Laura Fant: There are. So this isn’t a new development, per say. It’s a fairly recent development. But I will say that New York City’s law is taking a broader approach than we’re seeing in some other jurisdictions, but not all. So for example, one that got a lot of press recently is Colorado’s law, which took effect on January 1, 2021. Which also requires a disclosure of compensation in job postings. The guidance and the law expressly state that what needs to be included in a job posting in Colorado is not only hourly or salary compensation but also a general description of bonuses, commissions, other compensation as well as benefits. So Colorado’s taking a very broad approach there. Other states that have similarly passed laws of this type include Nevada, which requires employers provide applicants who have completed an interview for a position with salary information upon request. Connecticut similarly requires employers to provide this information upon request by an applicant or before or at the time that the employer makes an offer of compensation. So those states taking a slightly different approach. Then you have states such as California and Maryland, which require this information to be provided only upon request by an applicant. So these laws are out there but each one takes a slightly different approach. So for employers who operate across jurisdictions, it’s important for them to really take a look at what the laws are in each jurisdiction and ensure that any postings that might fall under the coverage of those laws adhere to the specifics of those requirements.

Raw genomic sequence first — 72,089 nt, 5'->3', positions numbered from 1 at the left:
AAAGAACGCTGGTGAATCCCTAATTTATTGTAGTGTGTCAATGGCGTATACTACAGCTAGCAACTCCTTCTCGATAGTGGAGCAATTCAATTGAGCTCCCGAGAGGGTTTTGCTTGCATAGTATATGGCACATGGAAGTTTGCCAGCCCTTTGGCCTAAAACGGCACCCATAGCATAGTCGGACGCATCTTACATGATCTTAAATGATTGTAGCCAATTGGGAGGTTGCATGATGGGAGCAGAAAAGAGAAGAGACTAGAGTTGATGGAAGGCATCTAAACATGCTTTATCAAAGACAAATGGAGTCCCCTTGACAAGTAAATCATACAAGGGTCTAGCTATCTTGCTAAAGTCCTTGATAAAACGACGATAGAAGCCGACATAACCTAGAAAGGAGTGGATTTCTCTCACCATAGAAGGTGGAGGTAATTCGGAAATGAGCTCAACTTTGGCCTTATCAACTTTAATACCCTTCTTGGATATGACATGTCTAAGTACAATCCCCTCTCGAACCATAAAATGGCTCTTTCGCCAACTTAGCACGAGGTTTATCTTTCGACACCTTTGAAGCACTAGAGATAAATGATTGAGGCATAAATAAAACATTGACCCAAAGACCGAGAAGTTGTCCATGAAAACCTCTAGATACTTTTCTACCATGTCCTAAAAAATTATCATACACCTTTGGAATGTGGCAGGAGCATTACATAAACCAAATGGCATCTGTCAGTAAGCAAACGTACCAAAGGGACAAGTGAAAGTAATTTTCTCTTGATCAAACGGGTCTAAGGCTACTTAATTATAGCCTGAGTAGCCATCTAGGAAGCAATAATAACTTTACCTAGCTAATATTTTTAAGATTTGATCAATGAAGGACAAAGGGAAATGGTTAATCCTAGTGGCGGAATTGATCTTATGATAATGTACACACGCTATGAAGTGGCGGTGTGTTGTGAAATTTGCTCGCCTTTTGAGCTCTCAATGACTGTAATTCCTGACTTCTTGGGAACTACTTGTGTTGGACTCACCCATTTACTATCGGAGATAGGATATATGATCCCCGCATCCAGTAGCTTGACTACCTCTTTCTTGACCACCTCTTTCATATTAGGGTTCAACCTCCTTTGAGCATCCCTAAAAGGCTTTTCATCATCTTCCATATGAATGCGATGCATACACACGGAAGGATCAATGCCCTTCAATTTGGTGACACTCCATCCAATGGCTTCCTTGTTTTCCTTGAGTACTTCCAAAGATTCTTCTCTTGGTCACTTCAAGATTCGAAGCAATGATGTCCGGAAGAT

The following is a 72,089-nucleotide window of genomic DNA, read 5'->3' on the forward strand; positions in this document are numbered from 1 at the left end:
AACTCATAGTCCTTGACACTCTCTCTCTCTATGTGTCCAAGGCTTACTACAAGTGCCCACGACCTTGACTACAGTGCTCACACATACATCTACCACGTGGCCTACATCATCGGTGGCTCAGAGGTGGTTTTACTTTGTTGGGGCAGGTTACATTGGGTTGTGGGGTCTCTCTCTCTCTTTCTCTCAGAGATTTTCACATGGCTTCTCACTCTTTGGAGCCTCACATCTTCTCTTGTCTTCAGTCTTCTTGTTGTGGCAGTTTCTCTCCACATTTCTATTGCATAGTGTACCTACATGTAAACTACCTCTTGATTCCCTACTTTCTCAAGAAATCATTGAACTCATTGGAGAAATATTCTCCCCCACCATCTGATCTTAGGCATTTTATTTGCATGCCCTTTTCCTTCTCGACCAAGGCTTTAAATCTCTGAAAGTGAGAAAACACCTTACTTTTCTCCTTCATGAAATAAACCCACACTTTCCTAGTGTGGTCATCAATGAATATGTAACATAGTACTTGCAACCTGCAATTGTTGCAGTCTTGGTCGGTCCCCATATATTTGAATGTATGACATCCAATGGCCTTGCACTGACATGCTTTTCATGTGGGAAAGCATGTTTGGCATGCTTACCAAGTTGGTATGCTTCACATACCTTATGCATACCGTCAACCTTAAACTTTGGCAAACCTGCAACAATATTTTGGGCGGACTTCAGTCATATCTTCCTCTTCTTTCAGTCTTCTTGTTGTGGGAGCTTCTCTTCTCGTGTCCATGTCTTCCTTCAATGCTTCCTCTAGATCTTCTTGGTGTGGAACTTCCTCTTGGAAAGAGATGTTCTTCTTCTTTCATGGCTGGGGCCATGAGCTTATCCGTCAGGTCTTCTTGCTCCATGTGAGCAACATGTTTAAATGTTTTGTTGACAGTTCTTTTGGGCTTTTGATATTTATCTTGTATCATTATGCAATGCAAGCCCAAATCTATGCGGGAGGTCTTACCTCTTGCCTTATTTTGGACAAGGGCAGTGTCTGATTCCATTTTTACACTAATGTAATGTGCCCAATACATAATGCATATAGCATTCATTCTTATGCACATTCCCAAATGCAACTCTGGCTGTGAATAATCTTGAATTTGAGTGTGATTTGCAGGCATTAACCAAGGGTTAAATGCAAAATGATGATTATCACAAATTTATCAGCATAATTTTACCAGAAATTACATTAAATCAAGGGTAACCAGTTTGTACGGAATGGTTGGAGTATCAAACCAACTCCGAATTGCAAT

Evandro Gigante: I agree. So there clearly is a lot for employers to be on the lookout for in regards to New York and ensuring compliance with other states. But with that, I want to thank you for joining us today on The Proskauer Brief. Stay tuned for more insights on the latest hot topics in labor and employment law and be sure to follow us on Apple Podcasts, Google Podcasts and Spotify.